Nathan was the first boy I ever slept with—and I mean that in the most literal sense: for a few hours we slept side by side in a king-sized hotel bed. I was in ninth grade, he was a year older, and we were on a school trip to Gatlinburg, Tennessee—a town of airbrushed t-shirts and kettle corn and laser tag, the kind of place where, at fourteen, you could run around safely and the world might seem open to you for the first time.
Some kids were hanging out in his room and Nathan had to be up early the next day, so he knocked on our door and asked if he could stay. I said yes, thrilled. I remember the next few moments like a scene from a movie: He neatly folded down the blanket, leaving the top sheet in place. He told me he would sleep on the sheet and I should sleep under it. Then he pulled off his shoes and climbed into bed, still in his jeans and t-shirt. I shrugged, as if whether he slept in our room or his, above or below the sheet, were minor details to me, as if I already knew what it was like to lie so close to a boy with my eyes closed.
I didn’t have a crush on Nathan, at least not before he knocked on our door. And any lingering attachment I might’ve felt after quickly reverted to friendship. The real thrill of that night was in the domestic intimacy of the moment, the way it was both taboo and comforting to lie there beside him. Even now as a card-carrying adult, I still love that—the warm mass of another body under the covers, a companion in the ordinarily solitary act of coming to consciousness.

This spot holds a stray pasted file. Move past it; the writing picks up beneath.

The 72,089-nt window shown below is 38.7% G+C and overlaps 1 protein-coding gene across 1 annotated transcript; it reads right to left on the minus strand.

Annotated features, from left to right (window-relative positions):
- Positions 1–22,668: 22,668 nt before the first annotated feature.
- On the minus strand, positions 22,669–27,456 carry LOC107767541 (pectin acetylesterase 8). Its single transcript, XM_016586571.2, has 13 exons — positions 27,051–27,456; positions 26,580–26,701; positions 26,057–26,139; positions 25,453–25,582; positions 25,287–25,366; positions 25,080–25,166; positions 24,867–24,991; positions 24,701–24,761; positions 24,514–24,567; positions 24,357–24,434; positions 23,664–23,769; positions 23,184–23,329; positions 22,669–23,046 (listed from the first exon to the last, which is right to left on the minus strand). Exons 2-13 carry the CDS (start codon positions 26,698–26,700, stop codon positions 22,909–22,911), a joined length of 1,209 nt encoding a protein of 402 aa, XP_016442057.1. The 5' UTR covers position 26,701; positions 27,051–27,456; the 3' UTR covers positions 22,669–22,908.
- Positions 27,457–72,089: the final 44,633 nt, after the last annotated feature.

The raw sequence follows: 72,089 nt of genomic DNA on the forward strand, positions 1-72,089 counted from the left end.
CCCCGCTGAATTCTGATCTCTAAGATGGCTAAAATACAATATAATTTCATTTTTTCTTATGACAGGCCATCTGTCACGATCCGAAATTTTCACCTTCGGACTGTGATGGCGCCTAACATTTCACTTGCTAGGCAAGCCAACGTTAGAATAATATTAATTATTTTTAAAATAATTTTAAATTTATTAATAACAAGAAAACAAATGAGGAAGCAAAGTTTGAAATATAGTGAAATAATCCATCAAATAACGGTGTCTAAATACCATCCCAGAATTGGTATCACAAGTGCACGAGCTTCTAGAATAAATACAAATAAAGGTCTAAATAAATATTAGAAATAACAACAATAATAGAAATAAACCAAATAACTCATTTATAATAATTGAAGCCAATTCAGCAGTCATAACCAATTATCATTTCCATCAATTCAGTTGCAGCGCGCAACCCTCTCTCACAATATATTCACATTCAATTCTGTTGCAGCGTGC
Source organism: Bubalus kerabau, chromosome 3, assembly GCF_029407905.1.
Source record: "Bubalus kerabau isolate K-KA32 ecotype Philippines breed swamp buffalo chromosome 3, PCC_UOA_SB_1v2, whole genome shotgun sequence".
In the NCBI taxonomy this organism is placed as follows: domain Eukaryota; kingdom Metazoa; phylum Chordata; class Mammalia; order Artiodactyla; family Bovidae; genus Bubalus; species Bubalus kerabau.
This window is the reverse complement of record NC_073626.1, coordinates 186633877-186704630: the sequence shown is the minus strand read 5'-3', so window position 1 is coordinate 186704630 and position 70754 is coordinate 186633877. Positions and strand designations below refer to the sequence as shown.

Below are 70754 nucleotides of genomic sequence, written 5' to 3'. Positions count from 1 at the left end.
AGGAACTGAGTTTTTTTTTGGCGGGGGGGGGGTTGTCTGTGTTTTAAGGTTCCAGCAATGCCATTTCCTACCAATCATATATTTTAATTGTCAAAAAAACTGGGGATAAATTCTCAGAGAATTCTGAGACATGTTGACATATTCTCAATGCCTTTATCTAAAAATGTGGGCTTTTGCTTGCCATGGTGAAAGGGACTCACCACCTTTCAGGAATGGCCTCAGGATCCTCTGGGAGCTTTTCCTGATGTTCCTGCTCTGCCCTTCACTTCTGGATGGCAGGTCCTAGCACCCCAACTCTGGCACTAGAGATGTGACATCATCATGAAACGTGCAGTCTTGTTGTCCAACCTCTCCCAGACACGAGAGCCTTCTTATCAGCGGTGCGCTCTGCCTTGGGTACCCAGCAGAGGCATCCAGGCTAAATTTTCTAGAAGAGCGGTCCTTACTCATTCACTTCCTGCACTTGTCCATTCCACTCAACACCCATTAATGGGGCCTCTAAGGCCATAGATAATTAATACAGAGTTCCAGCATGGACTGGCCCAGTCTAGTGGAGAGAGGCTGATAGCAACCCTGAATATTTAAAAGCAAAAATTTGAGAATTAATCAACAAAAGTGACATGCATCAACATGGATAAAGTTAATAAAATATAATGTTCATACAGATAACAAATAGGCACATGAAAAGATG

Growing up, friends were only allowed to stay over on school nights if their parents were away. These sleepovers seemed special, better than the Friday night pajama parties, as if it was the most extraordinary thing to go about picking out clothes and eating cereal and catching the bus—all in the company of a friend. The mundane rituals of morning were somehow transformed by the presence of an outsider.
I’ve always wondered why “to sleep with someone” is a euphemism for sex, when so often sex has little to do with sleep and sleeping is very unsexy.
One night when J and I had just met, he called and said, “You should come over.” Continue reading